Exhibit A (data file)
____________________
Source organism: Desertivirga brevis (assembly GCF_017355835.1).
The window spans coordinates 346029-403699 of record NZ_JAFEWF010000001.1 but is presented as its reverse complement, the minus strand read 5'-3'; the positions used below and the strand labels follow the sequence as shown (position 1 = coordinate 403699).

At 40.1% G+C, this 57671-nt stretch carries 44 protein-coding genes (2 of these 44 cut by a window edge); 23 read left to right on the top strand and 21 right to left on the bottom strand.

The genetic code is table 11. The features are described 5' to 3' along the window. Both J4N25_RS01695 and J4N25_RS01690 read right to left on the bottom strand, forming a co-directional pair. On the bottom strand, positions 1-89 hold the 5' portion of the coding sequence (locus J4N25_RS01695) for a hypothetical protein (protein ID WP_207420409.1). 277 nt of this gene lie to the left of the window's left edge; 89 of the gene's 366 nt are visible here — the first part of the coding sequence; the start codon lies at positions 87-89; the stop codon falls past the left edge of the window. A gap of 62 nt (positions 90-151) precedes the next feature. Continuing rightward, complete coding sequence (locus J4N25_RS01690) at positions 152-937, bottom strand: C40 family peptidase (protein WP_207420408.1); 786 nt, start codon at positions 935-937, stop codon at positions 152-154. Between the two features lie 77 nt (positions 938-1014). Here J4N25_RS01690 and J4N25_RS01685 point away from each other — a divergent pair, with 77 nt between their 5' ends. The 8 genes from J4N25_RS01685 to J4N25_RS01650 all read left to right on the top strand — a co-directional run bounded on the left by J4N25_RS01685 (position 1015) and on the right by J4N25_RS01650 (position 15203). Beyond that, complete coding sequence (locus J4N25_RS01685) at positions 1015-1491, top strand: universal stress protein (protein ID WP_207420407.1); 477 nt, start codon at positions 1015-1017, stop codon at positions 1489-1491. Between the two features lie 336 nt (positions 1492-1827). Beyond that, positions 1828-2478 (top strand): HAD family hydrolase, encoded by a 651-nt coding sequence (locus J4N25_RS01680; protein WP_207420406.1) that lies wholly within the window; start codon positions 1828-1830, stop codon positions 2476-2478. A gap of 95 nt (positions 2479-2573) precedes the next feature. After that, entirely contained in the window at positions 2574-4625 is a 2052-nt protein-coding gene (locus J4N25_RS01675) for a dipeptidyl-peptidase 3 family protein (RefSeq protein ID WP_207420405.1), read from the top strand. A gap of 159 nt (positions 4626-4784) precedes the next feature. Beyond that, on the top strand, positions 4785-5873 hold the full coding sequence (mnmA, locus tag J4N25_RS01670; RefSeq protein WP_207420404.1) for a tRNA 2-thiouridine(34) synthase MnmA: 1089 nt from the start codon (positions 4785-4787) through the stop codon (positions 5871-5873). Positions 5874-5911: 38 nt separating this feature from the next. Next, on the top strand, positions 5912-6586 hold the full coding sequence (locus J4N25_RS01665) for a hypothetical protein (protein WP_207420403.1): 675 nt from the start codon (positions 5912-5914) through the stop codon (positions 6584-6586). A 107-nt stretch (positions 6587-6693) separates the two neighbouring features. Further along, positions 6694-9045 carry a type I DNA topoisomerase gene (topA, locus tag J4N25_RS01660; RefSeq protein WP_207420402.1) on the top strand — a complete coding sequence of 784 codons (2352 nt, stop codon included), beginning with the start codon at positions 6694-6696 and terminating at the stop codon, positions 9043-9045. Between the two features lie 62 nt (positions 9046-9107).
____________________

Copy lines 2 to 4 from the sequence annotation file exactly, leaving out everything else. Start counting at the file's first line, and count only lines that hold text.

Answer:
The window spans coordinates 346029-403699 of record NZ_JAFEWF010000001.1 but is presented as its reverse complement, the minus strand read 5'-3'; the positions used below and the strand labels follow the sequence as shown (position 1 = coordinate 403699).

At 40.1% G+C, this 57671-nt stretch carries 44 protein-coding genes (2 of these 44 cut by a window edge); 23 read left to right on the top strand and 21 right to left on the bottom strand.

The genetic code is table 11. The features are described 5' to 3' along the window. Both J4N25_RS01695 and J4N25_RS01690 read right to left on the bottom strand, forming a co-directional pair. On the bottom strand, positions 1-89 hold the 5' portion of the coding sequence (locus J4N25_RS01695) for a hypothetical protein (protein ID WP_207420409.1). 277 nt of this gene lie to the left of the window's left edge; 89 of the gene's 366 nt are visible here — the first part of the coding sequence; the start codon lies at positions 87-89; the stop codon falls past the left edge of the window. A gap of 62 nt (positions 90-151) precedes the next feature. Continuing rightward, complete coding sequence (locus J4N25_RS01690) at positions 152-937, bottom strand: C40 family peptidase (protein WP_207420408.1); 786 nt, start codon at positions 935-937, stop codon at positions 152-154. Between the two features lie 77 nt (positions 938-1014). Here J4N25_RS01690 and J4N25_RS01685 point away from each other — a divergent pair, with 77 nt between their 5' ends. The 8 genes from J4N25_RS01685 to J4N25_RS01650 all read left to right on the top strand — a co-directional run bounded on the left by J4N25_RS01685 (position 1015) and on the right by J4N25_RS01650 (position 15203). Beyond that, complete coding sequence (locus J4N25_RS01685) at positions 1015-1491, top strand: universal stress protein (protein ID WP_207420407.1); 477 nt, start codon at positions 1015-1017, stop codon at positions 1489-1491. Between the two features lie 336 nt (positions 1492-1827). Beyond that, positions 1828-2478 (top strand): HAD family hydrolase, encoded by a 651-nt coding sequence (locus J4N25_RS01680; protein WP_207420406.1) that lies wholly within the window; start codon positions 1828-1830, stop codon positions 2476-2478. A gap of 95 nt (positions 2479-2573) precedes the next feature. After that, entirely contained in the window at positions 2574-4625 is a 2052-nt protein-coding gene (locus J4N25_RS01675) for a dipeptidyl-peptidase 3 family protein (RefSeq protein ID WP_207420405.1), read from the top strand. A gap of 159 nt (positions 4626-4784) precedes the next feature. Beyond that, on the top strand, positions 4785-5873 hold the full coding sequence (mnmA, locus tag J4N25_RS01670; RefSeq protein WP_207420404.1) for a tRNA 2-thiouridine(34) synthase MnmA: 1089 nt from the start codon (positions 4785-4787) through the stop codon (positions 5871-5873). Positions 5874-5911: 38 nt separating this feature from the next. Next, on the top strand, positions 5912-6586 hold the full coding sequence (locus J4N25_RS01665) for a hypothetical protein (protein WP_207420403.1): 675 nt from the start codon (positions 5912-5914) through the stop codon (positions 6584-6586). A 107-nt stretch (positions 6587-6693) separates the two neighbouring features. Further along, positions 6694-9045 carry a type I DNA topoisomerase gene (topA, locus tag J4N25_RS01660; RefSeq protein WP_207420402.1) on the top strand — a complete coding sequence of 784 codons (2352 nt, stop codon included), beginning with the start codon at positions 6694-6696 and terminating at the stop codon, positions 9043-9045. Between the two features lie 62 nt (positions 9046-9107).